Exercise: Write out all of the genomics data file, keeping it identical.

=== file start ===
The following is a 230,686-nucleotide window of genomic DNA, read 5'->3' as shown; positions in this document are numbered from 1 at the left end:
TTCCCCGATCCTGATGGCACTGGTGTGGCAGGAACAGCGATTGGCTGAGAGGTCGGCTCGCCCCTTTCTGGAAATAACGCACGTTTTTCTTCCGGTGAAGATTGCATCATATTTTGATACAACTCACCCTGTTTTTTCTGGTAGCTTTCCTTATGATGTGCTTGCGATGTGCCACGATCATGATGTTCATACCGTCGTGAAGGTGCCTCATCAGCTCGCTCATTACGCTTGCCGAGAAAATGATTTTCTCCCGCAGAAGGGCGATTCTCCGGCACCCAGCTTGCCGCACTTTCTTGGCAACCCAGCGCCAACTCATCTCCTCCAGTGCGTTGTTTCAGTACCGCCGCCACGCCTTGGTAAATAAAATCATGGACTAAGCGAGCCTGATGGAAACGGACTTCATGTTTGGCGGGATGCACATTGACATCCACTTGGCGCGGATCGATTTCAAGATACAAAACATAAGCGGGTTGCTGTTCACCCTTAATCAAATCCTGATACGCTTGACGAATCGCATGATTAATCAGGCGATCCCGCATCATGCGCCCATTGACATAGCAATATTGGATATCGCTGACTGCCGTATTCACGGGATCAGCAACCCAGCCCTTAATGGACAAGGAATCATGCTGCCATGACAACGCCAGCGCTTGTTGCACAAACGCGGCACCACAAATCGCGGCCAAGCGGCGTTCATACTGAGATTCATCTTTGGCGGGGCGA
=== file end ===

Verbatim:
The following is a 230,686-nucleotide window of genomic DNA, read 5'->3' as shown; positions in this document are numbered from 1 at the left end:
TTCCCCGATCCTGATGGCACTGGTGTGGCAGGAACAGCGATTGGCTGAGAGGTCGGCTCGCCCCTTTCTGGAAATAACGCACGTTTTTCTTCCGGTGAAGATTGCATCATATTTTGATACAACTCACCCTGTTTTTTCTGGTAGCTTTCCTTATGATGTGCTTGCGATGTGCCACGATCATGATGTTCATACCGTCGTGAAGGTGCCTCATCAGCTCGCTCATTACGCTTGCCGAGAAAATGATTTTCTCCCGCAGAAGGGCGATTCTCCGGCACCCAGCTTGCCGCACTTTCTTGGCAACCCAGCGCCAACTCATCTCCTCCAGTGCGTTGTTTCAGTACCGCCGCCACGCCTTGGTAAATAAAATCATGGACTAAGCGAGCCTGATGGAAACGGACTTCATGTTTGGCGGGATGCACATTGACATCCACTTGGCGCGGATCGATTTCAAGATACAAAACATAAGCGGGTTGCTGTTCACCCTTAATCAAATCCTGATACGCTTGACGAATCGCATGATTAATCAGGCGATCCCGCATCATGCGCCCATTGACATAGCAATATTGGATATCGCTGACTGCCGTATTCACGGGATCAGCAACCCAGCCCTTAATGGACAAGGAATCATGCTGCCATGACAACGCCAGCGCTTGTTGCACAAACGCGGCACCACAAATCGCGGCCAAGCGGCGTTCATACTGAGATTCATCTTTGGCGGGGCGA